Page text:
Example: videos that show new yoga students what to expect on their first visit

White papers

These in-depth reports on a specific topic can be 5 pages long or hundreds of pages.  They’re especially effective in educating customers about the principles, philosophies, or scientific findings behind your products and services.

Example: a seven-page report on “Using Exercise To Reduce Your ADHD Symptoms”, including references to recent research.

Photo galleries or online scrapbooks

Photo galleries in your business or online scrapbooks can be wonderful ways to prompt word of mouth.

Example: an online scrapbook with pictures of the kids who attend your after-school activity program.

Success stories

These profiles are a wonderful opportunity to showcase customer successes and, more subtly, the role your business played in helping achieve those wonderful successes.

Example: an older man who successfully completes a Turkey Trot after coming back from a long period of inactivity caused by knee problems.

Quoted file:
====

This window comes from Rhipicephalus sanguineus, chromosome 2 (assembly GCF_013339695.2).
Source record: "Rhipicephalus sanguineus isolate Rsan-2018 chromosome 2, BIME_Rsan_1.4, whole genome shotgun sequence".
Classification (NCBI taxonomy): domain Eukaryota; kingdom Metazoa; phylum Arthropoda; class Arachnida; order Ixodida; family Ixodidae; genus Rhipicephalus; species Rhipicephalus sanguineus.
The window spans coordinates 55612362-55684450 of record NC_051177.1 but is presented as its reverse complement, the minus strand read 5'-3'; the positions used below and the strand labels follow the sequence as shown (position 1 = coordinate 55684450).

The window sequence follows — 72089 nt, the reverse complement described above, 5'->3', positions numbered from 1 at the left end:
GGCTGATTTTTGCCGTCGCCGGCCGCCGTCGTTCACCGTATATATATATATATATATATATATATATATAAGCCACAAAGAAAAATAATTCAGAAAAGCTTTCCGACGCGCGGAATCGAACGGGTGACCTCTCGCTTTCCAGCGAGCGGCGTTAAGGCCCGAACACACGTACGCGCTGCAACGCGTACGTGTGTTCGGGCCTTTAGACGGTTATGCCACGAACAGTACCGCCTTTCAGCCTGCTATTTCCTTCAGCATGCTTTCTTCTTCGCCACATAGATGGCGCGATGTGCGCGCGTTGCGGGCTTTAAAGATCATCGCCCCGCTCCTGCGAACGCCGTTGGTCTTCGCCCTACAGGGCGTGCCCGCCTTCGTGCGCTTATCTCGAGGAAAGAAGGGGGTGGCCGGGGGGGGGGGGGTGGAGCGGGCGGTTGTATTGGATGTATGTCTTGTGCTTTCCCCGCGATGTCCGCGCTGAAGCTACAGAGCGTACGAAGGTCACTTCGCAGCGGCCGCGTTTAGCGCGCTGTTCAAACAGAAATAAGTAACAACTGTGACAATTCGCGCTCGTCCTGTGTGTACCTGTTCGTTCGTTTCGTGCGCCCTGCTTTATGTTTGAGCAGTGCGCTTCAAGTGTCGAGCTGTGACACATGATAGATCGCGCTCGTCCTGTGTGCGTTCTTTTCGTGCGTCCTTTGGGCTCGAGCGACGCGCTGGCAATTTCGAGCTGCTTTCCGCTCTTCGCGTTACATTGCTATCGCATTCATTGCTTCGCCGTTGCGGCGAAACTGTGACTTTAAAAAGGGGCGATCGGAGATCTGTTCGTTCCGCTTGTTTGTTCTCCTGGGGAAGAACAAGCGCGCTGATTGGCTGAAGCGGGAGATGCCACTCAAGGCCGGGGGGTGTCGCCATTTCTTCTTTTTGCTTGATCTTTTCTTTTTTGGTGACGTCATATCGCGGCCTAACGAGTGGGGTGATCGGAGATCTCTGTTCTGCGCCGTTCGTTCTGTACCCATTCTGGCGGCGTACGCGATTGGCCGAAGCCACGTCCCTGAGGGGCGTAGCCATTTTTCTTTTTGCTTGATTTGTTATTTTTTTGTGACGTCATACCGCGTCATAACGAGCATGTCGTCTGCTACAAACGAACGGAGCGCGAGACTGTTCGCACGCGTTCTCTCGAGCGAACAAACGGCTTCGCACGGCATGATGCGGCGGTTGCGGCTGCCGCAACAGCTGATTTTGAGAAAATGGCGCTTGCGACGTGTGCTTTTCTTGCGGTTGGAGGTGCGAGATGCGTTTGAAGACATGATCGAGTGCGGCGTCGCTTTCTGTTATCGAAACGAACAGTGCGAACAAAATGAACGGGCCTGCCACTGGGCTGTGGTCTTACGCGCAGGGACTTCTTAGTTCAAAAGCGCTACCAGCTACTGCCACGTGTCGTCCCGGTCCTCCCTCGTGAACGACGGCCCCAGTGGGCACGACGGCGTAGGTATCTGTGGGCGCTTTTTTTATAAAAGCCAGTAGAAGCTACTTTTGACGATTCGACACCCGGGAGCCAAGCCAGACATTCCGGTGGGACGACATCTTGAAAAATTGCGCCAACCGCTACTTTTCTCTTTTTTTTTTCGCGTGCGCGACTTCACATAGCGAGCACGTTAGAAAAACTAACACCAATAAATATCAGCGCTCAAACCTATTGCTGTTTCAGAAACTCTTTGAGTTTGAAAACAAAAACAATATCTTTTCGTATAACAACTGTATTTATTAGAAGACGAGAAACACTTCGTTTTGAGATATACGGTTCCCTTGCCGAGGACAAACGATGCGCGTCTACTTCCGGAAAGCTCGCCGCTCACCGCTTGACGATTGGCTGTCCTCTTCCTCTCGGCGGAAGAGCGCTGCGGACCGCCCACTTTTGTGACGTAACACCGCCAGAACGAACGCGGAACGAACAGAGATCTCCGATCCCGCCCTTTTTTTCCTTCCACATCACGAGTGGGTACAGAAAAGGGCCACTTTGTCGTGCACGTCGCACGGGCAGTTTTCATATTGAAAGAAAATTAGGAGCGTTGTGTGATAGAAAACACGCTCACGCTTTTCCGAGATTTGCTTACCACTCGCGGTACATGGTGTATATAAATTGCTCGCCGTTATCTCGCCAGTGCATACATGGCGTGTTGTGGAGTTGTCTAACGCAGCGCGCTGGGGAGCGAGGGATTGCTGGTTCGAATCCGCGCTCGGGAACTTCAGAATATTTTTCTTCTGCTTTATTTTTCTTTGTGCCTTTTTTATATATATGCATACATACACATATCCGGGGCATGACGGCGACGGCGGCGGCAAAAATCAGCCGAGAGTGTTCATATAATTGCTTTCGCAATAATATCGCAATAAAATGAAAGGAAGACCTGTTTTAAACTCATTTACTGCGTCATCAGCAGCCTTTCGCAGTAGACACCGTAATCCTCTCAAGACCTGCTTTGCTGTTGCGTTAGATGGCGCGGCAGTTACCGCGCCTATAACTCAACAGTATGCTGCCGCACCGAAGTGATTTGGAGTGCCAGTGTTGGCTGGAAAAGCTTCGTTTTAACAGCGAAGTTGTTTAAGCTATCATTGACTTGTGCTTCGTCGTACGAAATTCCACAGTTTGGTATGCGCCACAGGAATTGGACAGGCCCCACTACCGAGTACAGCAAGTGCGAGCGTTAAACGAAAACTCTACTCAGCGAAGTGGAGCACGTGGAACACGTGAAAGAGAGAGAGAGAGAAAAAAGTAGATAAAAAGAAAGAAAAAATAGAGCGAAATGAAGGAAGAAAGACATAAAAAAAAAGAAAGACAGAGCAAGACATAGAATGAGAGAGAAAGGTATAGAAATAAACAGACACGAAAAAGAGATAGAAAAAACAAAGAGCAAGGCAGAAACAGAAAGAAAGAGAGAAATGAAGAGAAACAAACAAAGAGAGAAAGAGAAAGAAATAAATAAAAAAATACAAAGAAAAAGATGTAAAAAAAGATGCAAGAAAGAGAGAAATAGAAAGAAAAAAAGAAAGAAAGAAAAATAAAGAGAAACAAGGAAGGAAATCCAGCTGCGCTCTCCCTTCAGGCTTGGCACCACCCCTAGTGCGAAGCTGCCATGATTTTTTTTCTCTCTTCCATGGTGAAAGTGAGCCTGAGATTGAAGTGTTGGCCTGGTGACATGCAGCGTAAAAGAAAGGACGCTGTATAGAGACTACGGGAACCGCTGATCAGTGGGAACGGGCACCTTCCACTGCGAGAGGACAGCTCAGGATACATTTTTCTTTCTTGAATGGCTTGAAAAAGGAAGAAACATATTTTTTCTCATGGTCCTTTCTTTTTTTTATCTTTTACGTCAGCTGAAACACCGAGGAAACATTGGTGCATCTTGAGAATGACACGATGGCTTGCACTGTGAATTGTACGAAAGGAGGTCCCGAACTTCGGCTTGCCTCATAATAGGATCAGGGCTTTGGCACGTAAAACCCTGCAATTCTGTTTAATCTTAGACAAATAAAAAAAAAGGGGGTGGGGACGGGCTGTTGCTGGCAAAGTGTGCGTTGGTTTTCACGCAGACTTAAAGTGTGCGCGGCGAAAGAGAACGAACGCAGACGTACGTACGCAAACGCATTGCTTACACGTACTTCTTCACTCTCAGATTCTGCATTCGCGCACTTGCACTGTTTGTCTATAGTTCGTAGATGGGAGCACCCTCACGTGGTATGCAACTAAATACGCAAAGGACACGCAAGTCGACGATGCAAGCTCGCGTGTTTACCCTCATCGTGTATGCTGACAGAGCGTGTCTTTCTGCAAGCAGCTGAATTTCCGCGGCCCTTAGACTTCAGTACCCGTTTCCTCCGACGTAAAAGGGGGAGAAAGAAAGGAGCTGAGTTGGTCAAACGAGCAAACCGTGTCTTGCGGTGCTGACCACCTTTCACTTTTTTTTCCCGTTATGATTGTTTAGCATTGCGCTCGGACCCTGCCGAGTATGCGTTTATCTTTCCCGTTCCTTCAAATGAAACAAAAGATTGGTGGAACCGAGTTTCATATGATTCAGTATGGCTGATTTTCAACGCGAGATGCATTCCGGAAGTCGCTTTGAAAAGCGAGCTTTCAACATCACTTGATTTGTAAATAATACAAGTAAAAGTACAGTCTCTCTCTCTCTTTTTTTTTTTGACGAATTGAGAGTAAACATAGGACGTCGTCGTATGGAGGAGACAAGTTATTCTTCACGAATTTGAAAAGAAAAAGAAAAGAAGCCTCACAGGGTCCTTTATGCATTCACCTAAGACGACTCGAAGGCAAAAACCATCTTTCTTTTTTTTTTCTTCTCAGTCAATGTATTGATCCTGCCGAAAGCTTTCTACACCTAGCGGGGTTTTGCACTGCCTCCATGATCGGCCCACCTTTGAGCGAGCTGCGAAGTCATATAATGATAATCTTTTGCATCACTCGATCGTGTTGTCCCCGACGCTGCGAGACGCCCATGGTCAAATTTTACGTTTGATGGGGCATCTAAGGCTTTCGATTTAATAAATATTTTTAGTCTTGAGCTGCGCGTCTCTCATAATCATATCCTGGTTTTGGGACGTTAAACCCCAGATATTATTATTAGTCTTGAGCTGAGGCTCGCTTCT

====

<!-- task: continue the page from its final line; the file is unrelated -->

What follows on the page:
Case studies

A case study is more objective and typically more in-depth than a success story or customer profile.  It delves into what’s been tried before, why it didn’t work, and explores why a new approach was successful this time.

Example: “Selena: From Couch-to-5K to Boston Qualifier”

Interviews or profiles

Interviews of interesting people have lots of potential.  First, whoever you profile will probably let people know good things about your business.  Second, it’s a wonderful opportunity to enhance the credibility and perceived expertise of your business.

Example: a healthy living program for women might profile a local psychologist who specializes in women’s concerns.


The best Q&A columns are those that address questions that bubble up frequently from your customers.

Example: Should I eat grapefruit when I’m taking cholesterol medication?  How can I help my child lose weight?

Quick tips and news you can use

Exactly what it sounds like – short and sweet soundbites of information that customers can use immediately.  Remember the Word-A-Day and Quote-A-Day calendars?  It’s that crisp.